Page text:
Teddy Bears Here!
Koalas look like cuddly teddy bears, but are really members
of a very different and special group, the marsupials. One
marsupial you may be familiar with is the kangaroo. It carries its
young in a pouch, the trademark of marsupials. Most marsupials are
found on the island continent of Australia. North America has only
one representative marsupial, the opossum.
Life: This Is My Home
Koalas are not very friendly to each other. They do not interact
with each other except in territorial disputes and to mate. A male
koala "owns" about 15 trees in his territory. He
by urinating or rubbing a gland on his chest against a tree trunk
declaring ownership ofthat tree. The bellow of the male is low pitched
and can be heard for up to 800 meters. It may announce his presence
to other males or to females. Females wail, snarl, and scream to
are very small and underdeveloped when they are born. A newborn
koala weighs 1/50 of an ounce and is 3/4 of an inch long-about the
size of a peanut! Using powerful front legs and paws, it crawls
into its mother's pouch and attaches to a nipple in order to drink
milk, grow, and develop. By seven months of age, the joey pokes
its head out and gradually starts to explore, squeaking to call
for its mother. By 12 months the youngster is weaned, but
will return to the pouch for safety until it is 18 months old. Soon
after, the young koala leaves for good to find a home of its own.
In The Outback
A koala leads a slow-paced life. About 14.5 hours of its day
are spent sleeping, with another 4.8 hours resting. Foraging requires
another 4.7 hours, leaving only four minutes per day for travel!
Adaptations: How Do I Do What I Do?
Koalas are nocturnal or active at night, and it's late evening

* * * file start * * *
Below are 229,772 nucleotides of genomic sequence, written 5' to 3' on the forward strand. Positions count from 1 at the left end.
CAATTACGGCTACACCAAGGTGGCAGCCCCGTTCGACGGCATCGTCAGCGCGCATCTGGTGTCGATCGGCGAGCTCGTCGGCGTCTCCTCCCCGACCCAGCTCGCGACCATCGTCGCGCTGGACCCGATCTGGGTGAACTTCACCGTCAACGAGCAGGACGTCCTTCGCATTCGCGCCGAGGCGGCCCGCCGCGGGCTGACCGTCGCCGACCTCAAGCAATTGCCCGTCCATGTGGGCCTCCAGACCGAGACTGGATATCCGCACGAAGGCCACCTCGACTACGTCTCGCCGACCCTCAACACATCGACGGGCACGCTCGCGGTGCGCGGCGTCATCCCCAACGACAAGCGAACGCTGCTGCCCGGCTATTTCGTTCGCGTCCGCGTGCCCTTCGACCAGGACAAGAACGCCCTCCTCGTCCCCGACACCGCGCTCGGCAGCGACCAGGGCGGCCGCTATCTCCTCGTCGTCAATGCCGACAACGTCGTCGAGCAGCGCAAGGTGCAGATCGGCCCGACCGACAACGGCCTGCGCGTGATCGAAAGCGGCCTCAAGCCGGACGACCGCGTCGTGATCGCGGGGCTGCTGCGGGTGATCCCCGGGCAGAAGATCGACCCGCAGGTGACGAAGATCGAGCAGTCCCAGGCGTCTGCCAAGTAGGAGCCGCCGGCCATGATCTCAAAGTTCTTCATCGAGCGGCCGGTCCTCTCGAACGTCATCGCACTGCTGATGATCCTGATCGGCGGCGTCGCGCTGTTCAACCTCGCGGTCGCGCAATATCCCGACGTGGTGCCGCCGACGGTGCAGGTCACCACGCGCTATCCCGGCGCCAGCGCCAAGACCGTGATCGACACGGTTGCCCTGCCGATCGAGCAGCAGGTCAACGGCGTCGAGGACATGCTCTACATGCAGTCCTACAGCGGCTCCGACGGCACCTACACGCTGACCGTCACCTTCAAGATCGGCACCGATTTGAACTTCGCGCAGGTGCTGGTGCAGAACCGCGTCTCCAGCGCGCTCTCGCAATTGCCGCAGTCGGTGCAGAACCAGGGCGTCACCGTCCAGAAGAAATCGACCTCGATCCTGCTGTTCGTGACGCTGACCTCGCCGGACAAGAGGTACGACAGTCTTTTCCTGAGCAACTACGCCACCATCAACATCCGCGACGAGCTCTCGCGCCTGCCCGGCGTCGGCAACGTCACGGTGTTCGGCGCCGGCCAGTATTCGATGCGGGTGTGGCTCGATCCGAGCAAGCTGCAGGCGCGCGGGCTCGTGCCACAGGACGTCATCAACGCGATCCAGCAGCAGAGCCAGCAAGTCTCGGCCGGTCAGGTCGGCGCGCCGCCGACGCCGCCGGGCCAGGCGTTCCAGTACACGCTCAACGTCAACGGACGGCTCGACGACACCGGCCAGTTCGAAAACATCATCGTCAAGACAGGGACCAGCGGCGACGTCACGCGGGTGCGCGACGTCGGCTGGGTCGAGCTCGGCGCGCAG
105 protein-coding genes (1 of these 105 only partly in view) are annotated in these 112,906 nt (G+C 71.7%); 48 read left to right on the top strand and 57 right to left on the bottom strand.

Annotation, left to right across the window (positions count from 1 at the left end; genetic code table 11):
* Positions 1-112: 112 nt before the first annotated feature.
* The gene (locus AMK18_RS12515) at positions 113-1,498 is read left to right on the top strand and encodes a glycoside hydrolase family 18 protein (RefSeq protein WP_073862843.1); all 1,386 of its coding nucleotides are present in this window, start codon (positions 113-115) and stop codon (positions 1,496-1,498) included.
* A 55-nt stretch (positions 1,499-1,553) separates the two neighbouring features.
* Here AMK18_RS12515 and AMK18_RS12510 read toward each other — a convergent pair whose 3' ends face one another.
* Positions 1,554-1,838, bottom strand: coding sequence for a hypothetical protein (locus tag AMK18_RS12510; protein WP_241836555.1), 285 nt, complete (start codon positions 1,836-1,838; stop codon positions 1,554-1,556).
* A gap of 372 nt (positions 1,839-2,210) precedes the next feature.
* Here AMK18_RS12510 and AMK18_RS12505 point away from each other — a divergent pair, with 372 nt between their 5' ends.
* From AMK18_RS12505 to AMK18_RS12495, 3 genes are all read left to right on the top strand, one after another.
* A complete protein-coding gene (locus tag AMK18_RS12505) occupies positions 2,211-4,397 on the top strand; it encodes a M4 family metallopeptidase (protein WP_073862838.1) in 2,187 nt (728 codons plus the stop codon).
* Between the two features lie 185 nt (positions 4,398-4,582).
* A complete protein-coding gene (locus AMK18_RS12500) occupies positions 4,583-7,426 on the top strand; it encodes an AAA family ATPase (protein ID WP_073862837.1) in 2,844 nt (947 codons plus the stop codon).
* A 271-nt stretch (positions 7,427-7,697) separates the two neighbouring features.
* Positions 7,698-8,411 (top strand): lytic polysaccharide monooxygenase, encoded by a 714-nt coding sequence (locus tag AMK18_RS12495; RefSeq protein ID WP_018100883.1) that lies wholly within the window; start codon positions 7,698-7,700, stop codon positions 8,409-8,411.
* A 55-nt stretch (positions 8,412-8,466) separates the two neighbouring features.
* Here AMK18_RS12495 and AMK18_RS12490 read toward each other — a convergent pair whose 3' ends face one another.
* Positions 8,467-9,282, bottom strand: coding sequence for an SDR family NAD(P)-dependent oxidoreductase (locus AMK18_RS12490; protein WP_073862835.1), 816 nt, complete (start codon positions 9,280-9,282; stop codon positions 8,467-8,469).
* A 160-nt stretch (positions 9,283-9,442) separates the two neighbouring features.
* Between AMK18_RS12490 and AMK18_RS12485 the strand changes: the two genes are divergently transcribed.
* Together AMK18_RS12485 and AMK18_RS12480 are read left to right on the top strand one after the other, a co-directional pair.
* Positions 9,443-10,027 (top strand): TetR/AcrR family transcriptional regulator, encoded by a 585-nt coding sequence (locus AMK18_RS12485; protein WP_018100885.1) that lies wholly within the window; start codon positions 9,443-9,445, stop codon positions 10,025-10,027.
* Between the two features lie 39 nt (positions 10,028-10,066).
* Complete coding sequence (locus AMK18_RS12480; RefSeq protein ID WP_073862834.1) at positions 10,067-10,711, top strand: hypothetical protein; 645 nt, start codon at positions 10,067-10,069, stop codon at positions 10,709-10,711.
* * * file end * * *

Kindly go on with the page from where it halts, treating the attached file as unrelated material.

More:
when they move from tree to tree. Their front paws have long, sharp
claws, well adapted for climbing. Two of the digits function
as thumbs and are opposable to the other digits giving them
an excellent grip.
feed mainly on the leaves, shoots, soft stems, flowers, and bark
of the eucalyptus trees in which they live. It is a diet high in
fiber and low in protein. Their digestive system has a cecum
that contains microorganisms that help them digest their high
fiber diet. Since some types of eucalyptus are toxic during
certain seasons of the year, the cecum may also function to detoxify
the food. Generally, koalas sniff and accept or reject each leaf
they pick. Most of the water a koala needs is in the leaves that
Together We Can Make It Happen!
Even though koalas are common where they are found, they face
problems shared with wildlife all over the world. The most pressing
problem is loss of habitat. Many eucalyptus tracts are being cleared,
leaving "islands" of trees. Koalas do not move very far,
and certainly not very fast! Movement increases risk of predation
by Australian wild dogs. Perhaps even more important, scattered
habitat may keep them from finding mates. Planting trees as corridors
or pathways between the forest "islands" may help insure
many people all over the world know and love koalas. Concerned Australian
citizens have formed groups to help koalas by planting trees and
caring for those injured by domestic pets, highways or pesticides.
Australian government has strict laws to regulate exportation and
hunting of koalas. International law also protects them by regulating
trade of live koalas and koala products.